In Summer 2007 he was subbed in for Alex Partridge in the flagship British rowing boat, the coxless four, which won Henley Royal Regatta in July 2007 and then took silver seven days later in the Lucerne World Cup Regatta.[9]

He was then selected in the GB coxed four for the world championships in Munich, but was promoted to the bow seat of the eight when the original incumbent fell ill on the morning of the heats. The crew made the final, securing GB qualification for the Beijing Olympics, and took the bronze behind Canada and Germany.

Reunited with Colin Smith in a pair, James finished second at the GB final trials regatta in March, 2008, to put himself well on course for a place at his second Olympics. He was then selected for the GB coxless four along with Andy Triggs-Hodge, Steve Williams and Peter Reed.[10]

After a difficult early season, with both James and Triggs-Hodge picking up injuries, the four raced together for the first time in Poznan in the final World Cup event of the season, finishing third. The GB four then dominated their heats and semi finals at the Olympics Beijing. In the final, however, the Australian four led for most of the way. Only a dramatic push by the British boat in the closing stages made the difference; they won the nail-biting final to become gold medallists in a time of 6 minutes 6.57 seconds, beating the Australian four by 1.28 seconds.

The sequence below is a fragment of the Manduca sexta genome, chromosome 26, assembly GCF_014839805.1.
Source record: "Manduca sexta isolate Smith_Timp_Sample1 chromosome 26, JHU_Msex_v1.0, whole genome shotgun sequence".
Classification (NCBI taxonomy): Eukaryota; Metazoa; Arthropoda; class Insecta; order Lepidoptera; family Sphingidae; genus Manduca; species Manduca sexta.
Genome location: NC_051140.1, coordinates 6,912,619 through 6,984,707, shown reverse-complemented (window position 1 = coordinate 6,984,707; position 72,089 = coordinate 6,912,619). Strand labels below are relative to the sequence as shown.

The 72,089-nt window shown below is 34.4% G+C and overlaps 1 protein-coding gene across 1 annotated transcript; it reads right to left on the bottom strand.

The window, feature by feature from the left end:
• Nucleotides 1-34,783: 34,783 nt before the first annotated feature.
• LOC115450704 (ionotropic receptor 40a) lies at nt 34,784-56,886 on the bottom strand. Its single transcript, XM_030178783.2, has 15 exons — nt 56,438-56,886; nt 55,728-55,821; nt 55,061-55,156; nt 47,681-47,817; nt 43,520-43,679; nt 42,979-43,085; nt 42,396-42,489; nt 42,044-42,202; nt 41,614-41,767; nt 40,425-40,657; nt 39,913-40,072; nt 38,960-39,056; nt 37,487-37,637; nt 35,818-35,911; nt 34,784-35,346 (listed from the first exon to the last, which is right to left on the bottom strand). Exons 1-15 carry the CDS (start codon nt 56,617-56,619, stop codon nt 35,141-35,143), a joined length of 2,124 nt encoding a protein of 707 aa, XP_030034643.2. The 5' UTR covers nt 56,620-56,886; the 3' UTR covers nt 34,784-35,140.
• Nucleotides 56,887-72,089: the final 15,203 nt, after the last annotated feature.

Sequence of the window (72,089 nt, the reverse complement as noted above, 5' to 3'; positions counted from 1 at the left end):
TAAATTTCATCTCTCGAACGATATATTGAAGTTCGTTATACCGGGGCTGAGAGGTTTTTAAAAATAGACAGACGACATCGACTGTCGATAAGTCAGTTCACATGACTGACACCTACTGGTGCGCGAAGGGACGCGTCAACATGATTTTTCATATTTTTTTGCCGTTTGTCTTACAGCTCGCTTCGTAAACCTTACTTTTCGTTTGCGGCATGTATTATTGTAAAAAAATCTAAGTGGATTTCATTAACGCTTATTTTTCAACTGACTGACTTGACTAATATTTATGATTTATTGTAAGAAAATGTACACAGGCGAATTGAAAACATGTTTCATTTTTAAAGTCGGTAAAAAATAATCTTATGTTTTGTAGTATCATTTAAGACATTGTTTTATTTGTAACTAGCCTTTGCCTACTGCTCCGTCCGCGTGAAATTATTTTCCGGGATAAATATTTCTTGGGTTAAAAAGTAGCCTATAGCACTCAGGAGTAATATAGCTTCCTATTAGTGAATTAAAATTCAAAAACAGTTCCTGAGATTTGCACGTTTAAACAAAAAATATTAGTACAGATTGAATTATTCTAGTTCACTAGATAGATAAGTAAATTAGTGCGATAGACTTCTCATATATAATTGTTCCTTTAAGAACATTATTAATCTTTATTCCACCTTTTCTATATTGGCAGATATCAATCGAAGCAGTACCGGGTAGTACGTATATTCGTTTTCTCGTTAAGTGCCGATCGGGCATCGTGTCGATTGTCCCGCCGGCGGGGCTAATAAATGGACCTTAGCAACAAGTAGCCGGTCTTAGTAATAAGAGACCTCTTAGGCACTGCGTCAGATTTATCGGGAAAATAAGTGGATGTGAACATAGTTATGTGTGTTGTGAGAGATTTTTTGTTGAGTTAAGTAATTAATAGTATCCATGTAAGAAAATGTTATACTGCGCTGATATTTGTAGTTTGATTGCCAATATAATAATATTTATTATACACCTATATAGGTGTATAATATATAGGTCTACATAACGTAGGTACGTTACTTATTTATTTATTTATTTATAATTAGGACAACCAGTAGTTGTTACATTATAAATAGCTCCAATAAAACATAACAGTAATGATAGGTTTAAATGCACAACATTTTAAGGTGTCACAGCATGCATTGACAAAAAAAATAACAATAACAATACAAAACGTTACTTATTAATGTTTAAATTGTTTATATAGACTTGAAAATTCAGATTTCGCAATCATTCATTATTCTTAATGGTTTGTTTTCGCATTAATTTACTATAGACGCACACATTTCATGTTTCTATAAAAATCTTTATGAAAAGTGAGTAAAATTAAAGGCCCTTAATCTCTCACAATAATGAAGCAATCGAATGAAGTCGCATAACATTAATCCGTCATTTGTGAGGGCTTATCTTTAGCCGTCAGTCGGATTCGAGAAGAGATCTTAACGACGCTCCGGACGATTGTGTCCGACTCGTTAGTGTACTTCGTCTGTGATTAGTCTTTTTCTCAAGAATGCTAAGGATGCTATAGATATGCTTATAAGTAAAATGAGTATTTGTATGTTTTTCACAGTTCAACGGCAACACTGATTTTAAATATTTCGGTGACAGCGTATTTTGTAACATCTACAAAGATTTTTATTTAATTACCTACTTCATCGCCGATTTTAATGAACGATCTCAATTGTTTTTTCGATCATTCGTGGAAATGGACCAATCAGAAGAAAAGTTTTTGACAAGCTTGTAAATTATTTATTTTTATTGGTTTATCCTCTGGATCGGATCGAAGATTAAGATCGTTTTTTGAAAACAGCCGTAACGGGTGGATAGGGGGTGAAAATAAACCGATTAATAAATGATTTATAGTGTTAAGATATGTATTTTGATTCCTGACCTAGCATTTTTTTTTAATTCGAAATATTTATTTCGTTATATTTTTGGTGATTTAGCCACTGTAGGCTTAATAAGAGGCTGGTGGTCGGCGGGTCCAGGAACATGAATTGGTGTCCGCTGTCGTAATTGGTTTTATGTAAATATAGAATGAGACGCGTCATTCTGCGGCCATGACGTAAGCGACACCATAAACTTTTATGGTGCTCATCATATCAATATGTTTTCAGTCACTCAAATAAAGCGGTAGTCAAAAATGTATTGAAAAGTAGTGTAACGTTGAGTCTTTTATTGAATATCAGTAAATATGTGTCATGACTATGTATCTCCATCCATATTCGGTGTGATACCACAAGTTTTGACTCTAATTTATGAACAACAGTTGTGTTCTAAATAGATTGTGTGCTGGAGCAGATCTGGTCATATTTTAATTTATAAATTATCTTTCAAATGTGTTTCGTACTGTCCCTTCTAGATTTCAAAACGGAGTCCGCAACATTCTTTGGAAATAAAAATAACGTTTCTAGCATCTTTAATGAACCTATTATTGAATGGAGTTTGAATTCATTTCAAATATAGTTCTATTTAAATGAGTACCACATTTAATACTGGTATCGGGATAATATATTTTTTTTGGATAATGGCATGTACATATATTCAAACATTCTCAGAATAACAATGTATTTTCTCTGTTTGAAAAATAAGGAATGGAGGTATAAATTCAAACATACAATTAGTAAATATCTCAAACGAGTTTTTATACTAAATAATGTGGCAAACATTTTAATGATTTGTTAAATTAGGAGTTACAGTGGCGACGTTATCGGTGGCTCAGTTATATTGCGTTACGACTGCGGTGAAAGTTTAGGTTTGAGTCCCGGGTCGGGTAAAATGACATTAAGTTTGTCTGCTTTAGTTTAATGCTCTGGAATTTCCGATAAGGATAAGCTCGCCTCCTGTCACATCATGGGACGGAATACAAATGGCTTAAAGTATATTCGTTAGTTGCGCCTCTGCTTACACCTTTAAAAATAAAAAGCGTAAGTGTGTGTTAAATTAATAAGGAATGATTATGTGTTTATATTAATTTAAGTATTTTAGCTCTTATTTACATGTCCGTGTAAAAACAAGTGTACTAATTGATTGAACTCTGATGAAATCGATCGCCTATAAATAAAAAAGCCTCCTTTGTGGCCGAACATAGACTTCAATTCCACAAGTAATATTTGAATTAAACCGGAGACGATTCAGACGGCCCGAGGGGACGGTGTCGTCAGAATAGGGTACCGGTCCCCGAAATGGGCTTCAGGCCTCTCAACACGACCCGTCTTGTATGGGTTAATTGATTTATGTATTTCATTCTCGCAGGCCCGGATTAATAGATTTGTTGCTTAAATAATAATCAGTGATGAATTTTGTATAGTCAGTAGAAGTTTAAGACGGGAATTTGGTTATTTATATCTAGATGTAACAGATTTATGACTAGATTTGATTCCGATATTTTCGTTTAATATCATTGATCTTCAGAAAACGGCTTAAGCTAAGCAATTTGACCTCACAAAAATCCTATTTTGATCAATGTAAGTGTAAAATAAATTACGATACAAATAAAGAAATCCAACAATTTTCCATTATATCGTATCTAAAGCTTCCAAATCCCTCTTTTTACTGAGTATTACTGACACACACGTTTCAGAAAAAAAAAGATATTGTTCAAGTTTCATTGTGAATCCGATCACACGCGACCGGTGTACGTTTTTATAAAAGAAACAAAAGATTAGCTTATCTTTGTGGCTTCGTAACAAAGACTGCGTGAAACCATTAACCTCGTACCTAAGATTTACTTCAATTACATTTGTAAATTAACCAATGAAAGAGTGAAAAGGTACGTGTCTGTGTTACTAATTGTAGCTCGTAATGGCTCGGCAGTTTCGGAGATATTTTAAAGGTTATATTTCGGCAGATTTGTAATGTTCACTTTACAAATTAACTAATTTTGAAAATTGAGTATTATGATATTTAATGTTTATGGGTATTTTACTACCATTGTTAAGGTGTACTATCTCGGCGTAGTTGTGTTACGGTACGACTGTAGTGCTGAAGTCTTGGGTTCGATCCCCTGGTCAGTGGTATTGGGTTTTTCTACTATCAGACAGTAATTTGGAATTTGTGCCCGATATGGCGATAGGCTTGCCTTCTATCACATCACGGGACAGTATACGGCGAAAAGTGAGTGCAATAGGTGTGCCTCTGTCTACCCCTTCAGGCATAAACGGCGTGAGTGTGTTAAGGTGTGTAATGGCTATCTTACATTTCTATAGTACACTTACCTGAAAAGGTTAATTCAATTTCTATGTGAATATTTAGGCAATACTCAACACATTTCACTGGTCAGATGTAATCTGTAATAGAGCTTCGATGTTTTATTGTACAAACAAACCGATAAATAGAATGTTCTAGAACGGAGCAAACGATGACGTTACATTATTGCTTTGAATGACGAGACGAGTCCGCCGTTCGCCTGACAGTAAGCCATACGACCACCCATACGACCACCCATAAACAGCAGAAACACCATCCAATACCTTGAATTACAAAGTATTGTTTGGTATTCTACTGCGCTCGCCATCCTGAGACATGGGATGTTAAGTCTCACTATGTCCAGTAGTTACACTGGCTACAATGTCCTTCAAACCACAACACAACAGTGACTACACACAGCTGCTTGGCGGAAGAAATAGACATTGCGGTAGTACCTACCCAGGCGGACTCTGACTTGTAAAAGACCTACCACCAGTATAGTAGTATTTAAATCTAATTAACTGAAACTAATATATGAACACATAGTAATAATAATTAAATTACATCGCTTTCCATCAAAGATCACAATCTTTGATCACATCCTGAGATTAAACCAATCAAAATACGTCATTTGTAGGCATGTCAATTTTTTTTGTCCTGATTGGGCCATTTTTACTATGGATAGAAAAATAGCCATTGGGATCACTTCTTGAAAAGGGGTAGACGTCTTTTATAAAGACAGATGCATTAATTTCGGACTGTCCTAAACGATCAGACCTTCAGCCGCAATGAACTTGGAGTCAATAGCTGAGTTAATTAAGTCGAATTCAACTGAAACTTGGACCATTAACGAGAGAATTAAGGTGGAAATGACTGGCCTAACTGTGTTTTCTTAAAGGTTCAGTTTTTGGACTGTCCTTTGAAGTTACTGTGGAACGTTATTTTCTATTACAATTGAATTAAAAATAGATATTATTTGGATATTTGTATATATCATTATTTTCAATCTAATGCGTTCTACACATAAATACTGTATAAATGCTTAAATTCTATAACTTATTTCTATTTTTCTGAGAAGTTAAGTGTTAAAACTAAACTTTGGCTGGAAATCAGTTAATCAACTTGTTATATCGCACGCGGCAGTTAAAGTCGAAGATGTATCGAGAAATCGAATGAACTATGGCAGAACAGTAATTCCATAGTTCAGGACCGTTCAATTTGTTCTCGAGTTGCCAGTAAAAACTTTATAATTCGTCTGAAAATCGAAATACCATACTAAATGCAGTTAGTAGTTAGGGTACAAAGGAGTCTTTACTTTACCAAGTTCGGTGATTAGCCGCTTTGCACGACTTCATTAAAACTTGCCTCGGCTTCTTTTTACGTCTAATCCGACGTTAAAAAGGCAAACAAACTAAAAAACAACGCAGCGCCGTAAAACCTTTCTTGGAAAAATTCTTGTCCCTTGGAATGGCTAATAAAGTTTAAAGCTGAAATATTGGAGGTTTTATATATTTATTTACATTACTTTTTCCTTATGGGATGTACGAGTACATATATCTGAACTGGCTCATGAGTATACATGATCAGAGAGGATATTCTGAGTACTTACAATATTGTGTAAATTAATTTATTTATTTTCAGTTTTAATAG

At the 2011 World Rowing Championships in Bled, Slovenia, James raced in the men's four with crew-mates Matthew Langridge, Ric Egington and Alex Gregory winning a gold medal ahead of Greece in second and Australia in third.[11]

Post box in Wrexham painted gold to celebrate Tom James' gold medal win at the 2012 Summer Olympics